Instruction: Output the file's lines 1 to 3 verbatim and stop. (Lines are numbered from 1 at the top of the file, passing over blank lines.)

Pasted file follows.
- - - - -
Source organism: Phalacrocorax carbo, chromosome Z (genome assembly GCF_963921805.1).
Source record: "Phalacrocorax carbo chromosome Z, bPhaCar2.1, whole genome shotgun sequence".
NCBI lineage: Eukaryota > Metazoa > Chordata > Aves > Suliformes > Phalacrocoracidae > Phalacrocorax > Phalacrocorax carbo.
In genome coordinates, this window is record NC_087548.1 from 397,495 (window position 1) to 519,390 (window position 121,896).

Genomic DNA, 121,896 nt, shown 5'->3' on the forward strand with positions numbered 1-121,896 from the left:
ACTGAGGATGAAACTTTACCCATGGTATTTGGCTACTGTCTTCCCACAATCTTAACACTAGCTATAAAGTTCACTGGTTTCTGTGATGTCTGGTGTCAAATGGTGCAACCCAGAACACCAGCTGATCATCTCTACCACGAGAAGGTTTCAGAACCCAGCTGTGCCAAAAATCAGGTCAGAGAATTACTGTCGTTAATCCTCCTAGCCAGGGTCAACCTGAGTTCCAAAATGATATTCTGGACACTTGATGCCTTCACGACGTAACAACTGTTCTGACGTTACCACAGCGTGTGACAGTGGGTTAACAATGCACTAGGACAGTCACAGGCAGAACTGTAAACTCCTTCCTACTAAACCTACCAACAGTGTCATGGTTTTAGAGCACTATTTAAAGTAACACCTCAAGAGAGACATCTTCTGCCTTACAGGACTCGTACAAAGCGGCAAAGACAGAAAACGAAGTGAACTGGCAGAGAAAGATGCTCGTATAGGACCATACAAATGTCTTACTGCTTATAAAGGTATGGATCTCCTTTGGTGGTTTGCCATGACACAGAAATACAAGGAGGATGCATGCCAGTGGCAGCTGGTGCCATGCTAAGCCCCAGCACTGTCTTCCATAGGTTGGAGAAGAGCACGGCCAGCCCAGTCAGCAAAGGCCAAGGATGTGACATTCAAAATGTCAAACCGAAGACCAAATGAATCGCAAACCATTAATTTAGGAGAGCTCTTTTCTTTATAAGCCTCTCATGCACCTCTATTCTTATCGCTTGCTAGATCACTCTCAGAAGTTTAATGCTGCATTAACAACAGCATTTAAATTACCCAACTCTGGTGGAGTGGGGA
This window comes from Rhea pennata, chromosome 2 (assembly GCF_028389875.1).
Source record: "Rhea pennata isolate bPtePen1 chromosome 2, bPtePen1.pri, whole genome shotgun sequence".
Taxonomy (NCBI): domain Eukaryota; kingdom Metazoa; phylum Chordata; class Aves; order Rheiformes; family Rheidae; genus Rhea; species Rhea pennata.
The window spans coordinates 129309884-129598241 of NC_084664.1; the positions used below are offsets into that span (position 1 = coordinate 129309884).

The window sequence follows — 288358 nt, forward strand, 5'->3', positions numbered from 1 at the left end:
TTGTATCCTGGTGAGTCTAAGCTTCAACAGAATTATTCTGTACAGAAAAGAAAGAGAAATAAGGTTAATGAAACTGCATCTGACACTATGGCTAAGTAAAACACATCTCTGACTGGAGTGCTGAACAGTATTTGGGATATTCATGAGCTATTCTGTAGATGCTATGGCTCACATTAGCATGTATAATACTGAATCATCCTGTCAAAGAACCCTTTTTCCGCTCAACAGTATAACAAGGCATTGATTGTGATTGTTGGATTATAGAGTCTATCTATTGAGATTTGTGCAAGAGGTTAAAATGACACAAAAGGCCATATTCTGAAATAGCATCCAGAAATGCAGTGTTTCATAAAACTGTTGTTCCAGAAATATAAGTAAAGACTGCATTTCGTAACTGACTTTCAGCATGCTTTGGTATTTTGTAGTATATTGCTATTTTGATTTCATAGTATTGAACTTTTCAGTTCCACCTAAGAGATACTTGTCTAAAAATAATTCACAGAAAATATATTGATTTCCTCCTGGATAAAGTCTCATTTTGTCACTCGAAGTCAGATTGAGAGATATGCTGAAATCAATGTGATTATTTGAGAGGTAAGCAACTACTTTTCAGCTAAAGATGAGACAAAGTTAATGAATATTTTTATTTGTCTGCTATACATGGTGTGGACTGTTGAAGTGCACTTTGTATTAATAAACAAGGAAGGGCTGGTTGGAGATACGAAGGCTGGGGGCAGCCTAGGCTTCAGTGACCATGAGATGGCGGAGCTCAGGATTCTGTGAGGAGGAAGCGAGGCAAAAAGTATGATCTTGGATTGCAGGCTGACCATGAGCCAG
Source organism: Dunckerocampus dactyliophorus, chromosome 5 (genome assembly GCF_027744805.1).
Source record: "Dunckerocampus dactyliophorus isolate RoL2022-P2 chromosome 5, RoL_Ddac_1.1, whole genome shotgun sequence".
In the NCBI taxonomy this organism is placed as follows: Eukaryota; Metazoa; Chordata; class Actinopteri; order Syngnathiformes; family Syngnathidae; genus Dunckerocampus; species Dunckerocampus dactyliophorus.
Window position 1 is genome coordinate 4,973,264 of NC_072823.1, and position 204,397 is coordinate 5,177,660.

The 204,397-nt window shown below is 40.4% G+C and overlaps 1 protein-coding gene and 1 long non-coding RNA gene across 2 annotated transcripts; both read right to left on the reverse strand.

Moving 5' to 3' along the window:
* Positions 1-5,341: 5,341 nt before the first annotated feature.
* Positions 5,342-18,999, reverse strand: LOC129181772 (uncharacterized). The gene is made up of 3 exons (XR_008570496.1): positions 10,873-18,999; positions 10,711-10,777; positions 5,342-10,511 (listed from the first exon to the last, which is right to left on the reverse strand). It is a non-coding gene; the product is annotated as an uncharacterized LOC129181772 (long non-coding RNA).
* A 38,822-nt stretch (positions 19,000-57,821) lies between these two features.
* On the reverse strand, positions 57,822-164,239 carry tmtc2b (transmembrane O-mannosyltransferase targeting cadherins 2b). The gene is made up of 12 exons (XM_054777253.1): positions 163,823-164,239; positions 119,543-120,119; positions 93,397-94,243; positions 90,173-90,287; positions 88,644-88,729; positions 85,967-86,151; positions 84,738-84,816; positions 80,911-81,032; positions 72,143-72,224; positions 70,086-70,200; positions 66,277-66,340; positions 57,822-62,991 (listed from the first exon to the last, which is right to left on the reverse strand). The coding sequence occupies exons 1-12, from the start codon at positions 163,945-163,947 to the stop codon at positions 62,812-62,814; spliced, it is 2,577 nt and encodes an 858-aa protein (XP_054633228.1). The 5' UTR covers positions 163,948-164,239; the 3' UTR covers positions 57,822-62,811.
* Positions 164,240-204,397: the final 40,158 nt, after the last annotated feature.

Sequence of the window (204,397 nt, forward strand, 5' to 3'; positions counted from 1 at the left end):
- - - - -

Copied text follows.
Source organism: Phalacrocorax carbo, chromosome Z (genome assembly GCF_963921805.1).
Source record: "Phalacrocorax carbo chromosome Z, bPhaCar2.1, whole genome shotgun sequence".
NCBI lineage: Eukaryota > Metazoa > Chordata > Aves > Suliformes > Phalacrocoracidae > Phalacrocorax > Phalacrocorax carbo.